“I recently read Philip K. Dick’s “The Man in the High Castle” and was a little disappointed with it. For me, that book lacked the wild speculative nature and imaginative concepts I’d come to expect from Dick’s stories. Thankfully, “Ubik” has both those things in spades.
“Ubik” exists in a world where there are a variety of psychic humans who can be hired (like the precogs that were central to Dick’s “Minority Report”) for nearly any psychic activity, including nefarious things like corporate espionage.
Ubik takes it a speculative step further, though, in that while whole companies of psychic individuals exist, there are also companies dedicated to countering (or blocking) psychic activities. So if you have a telepath reading your mind, you could hire an anti-telepath to block that reading. Interesting and unique idea.
Another interesting “Ubik” concept is “half-life”. This is the idea that some people, if they are caught soon enough after death, can be frozen and communicated with for many years after they otherwise would’ve died. The story opens, in fact, with one of the main characters communicating with his dead wife. She helps run his company!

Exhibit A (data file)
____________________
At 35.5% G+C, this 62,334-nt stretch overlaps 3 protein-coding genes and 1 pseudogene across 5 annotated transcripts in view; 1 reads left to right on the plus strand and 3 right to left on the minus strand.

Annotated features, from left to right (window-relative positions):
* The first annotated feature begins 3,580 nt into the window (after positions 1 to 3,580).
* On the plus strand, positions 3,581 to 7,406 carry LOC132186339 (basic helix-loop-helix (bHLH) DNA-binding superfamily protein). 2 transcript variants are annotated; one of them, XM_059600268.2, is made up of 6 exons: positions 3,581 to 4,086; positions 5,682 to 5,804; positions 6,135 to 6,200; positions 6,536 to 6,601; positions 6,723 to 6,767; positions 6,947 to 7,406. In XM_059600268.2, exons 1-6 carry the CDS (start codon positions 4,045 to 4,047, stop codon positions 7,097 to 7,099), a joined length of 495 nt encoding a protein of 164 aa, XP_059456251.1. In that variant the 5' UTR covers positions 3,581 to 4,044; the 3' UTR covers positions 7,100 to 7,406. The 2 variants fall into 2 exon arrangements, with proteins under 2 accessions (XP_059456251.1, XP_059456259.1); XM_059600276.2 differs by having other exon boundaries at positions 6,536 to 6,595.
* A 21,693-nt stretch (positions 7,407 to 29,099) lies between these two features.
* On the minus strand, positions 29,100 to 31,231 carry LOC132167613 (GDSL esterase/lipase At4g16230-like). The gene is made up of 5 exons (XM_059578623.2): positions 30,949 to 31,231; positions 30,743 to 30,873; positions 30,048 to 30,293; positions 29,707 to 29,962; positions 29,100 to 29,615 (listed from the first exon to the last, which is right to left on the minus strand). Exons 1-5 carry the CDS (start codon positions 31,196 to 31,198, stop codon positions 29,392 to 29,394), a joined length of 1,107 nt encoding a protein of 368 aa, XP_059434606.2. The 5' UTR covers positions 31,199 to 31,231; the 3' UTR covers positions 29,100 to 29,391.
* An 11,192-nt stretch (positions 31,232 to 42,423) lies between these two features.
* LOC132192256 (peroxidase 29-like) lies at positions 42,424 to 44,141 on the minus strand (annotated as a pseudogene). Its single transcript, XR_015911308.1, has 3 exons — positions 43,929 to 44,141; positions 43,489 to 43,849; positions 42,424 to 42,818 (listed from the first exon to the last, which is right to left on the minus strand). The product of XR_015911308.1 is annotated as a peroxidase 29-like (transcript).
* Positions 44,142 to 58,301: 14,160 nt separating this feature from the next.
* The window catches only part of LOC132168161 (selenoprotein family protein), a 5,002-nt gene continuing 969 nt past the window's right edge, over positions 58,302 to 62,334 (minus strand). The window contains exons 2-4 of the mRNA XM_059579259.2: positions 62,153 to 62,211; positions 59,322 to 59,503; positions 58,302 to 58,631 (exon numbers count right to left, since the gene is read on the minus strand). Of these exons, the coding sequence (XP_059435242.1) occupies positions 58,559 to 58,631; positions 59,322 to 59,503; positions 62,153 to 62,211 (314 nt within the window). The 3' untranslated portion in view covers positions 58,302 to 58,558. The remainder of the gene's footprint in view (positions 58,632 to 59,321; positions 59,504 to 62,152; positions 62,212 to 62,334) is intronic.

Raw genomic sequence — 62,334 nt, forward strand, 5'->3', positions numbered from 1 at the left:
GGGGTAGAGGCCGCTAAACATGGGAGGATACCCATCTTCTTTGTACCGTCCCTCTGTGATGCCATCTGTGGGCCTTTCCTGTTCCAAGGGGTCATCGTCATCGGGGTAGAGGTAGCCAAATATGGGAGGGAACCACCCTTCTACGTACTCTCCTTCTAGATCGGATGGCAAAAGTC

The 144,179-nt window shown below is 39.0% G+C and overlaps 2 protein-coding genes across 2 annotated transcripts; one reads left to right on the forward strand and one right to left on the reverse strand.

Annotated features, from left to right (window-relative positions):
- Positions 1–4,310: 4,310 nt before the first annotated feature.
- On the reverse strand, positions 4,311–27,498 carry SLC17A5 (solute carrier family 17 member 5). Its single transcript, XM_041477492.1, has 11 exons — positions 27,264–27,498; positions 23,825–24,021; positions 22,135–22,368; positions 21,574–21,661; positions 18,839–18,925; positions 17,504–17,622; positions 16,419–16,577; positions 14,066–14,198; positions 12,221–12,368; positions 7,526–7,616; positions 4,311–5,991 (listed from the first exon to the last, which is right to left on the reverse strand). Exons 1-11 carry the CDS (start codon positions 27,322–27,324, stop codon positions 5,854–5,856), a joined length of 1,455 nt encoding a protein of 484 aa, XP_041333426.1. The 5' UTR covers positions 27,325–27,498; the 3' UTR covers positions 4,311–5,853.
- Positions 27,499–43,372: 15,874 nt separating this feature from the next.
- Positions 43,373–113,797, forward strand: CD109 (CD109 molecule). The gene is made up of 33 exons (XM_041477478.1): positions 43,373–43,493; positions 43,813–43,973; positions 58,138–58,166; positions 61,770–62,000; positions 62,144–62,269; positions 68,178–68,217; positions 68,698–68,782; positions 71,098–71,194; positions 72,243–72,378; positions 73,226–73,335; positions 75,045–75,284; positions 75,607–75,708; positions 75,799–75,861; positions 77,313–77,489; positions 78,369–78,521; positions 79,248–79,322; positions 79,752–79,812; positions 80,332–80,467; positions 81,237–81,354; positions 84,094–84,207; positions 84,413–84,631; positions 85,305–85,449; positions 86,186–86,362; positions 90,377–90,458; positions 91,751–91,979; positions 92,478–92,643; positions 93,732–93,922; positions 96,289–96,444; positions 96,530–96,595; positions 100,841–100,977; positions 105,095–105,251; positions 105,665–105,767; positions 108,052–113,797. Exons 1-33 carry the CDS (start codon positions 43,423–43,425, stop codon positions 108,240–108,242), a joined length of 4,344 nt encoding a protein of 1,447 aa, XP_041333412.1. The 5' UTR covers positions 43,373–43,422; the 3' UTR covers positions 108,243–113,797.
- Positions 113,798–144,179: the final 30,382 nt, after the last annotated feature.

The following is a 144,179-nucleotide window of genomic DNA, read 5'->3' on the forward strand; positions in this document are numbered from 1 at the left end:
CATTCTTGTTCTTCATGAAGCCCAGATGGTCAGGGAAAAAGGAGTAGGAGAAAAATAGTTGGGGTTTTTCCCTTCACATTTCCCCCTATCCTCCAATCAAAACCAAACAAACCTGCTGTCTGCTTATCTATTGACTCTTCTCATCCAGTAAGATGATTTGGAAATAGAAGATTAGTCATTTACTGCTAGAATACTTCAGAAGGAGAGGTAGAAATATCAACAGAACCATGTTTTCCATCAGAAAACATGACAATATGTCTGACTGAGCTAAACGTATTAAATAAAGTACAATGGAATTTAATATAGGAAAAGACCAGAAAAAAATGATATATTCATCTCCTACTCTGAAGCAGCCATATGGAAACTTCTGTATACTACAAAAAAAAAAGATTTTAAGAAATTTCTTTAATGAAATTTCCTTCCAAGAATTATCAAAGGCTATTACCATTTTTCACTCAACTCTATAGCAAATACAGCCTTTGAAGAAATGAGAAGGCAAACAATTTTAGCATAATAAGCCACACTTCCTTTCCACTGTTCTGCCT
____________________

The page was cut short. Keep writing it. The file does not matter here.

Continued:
The book is a real page-turner, and many times I found myself wondering where the author was going, only to find he was going someplace complete different than I expected. If I had any disappointment with “Ubik”, it is with the character arc of Pat Conley. She possesses a unique anti-psi ability, which never seemed to get the use that the buildup of her character suggested. So many things in Dick’s stories are mere diversions, though. He gets you watching one hand, only to sneak the ball into the other.
What shouldn’t be missed here, though, is the metaphor of the substance Ubik (Is it a salve? Is it a spray? Is it a pill?). Like nearly everything in the story, the real Ubik is more than you might originally suspect.
“Ubik” is worth every penny. Read it!